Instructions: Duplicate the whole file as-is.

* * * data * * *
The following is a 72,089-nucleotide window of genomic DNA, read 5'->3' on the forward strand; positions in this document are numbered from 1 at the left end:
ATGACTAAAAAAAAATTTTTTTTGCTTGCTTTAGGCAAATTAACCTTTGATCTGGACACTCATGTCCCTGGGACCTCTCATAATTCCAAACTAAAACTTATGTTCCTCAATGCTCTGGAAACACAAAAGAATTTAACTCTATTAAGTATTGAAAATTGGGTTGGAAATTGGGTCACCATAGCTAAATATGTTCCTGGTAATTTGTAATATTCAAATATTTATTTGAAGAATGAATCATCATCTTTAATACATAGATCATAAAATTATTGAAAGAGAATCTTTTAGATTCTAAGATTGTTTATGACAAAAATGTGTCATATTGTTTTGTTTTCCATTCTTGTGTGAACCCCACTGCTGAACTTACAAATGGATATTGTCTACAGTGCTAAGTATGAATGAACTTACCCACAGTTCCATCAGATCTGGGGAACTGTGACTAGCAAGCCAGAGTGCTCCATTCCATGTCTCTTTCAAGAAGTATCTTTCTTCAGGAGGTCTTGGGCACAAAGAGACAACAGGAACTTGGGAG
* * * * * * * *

The following is a 72,089-nucleotide window of genomic DNA, read 5'->3' on the forward strand; positions in this document are numbered from 1 at the left end:
ATGACTAAAAAAAAATTTTTTTTGCTTGCTTTAGGCAAATTAACCTTTGATCTGGACACTCATGTCCCTGGGACCTCTCATAATTCCAAACTAAAACTTATGTTCCTCAATGCTCTGGAAACACAAAAGAATTTAACTCTATTAAGTATTGAAAATTGGGTTGGAAATTGGGTCACCATAGCTAAATATGTTCCTGGTAATTTGTAATATTCAAATATTTATTTGAAGAATGAATCATCATCTTTAATACATAGATCATAAAATTATTGAAAGAGAATCTTTTAGATTCTAAGATTGTTTATGACAAAAATGTGTCATATTGTTTTGTTTTCCATTCTTGTGTGAACCCCACTGCTGAACTTACAAATGGATATTGTCTACAGTGCTAAGTATGAATGAACTTACCCACAGTTCCATCAGATCTGGGGAACTGTGACTAGCAAGCCAGAGTGCTCCATTCCATGTCTCTTTCAAGAAGTATCTTTCTTCAGGAGGTCTTGGGCACAAAGAGACAACAGGAACTTGGGAG